July is usually bonanza time for HMRC’s bank account. Not only do individuals make the second payment on account of their income tax liability (this year for 2011-12), but also large companies with (common) December year ends make their first corporation tax payments on account, and those with (equally common) March year ends make their last such payments. It is second only to January (self-assessment income tax payment time) in terms of tax take.

Thus when July tax revenues fall, that is usually a bad sign. For only the third time in fifteen years, government finances failed to record a surplus in July 2012. Corporate tax receipts are a particular problem, particularly from the oil and gas sector, where production has fallen by a combined 15%. This comfortably offset increases in self-assessment receipts, national insurance contributions and VAT income.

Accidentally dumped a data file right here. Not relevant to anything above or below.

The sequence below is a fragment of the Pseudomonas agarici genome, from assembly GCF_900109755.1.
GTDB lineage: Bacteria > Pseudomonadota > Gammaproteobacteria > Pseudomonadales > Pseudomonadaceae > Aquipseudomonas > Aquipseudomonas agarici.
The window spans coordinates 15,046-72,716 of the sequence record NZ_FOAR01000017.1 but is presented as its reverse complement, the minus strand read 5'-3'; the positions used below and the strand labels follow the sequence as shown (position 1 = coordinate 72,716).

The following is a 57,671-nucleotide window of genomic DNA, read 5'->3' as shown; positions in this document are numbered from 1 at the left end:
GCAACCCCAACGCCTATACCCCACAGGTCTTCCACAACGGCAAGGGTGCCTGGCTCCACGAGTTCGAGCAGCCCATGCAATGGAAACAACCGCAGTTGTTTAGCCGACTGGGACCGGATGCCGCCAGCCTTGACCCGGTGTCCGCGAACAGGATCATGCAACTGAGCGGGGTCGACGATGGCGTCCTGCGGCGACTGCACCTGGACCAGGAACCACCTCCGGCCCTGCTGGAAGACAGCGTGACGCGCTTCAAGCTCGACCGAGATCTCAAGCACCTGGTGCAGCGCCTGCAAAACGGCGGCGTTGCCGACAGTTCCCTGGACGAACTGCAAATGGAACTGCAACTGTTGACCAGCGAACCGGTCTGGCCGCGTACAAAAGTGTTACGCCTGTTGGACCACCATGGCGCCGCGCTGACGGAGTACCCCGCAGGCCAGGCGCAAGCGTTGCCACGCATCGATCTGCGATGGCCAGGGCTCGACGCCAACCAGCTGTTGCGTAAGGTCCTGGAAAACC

This is a particular worry given that the Chancellor has based his corporate tax strategy on an apparently illogical formula that has worked before, typically for Gordon Brown, that reducing corporate tax rates actually increases corporate tax take. The difficulty for George Osborne is that this strategy tended to work for Gordon Brown in times of economic stability and growth, whereas he is now trying to make it work as we enter a double dip recession. And of course he has replicated his corporate tax strategy in income tax terms, where he is cutting the top tax rate from 50% to 45%.

There already appears to be a grave danger that the latter strategy will fail to work in terms of increasing tax take, as a recent survey of UK resident millionaires found that almost half were considering relocating elsewhere, and that tax was only the fourth most important motive they had in mind, after government economic policy, rising prices and general standard of life. It therefore seems to follow that offering them a tax cut will, of itself, have limited impact on their plans. And of course if you cut taxes without stimulating additional profitability, you have made matters worse rather than better. One suspects that Mr Osborne is fervently hoping for a prolonged post-Olympics ‘bounce’ in the economy, otherwise his sums are in grave danger of not adding up in a big way, which is bad news for all of us.

 

 

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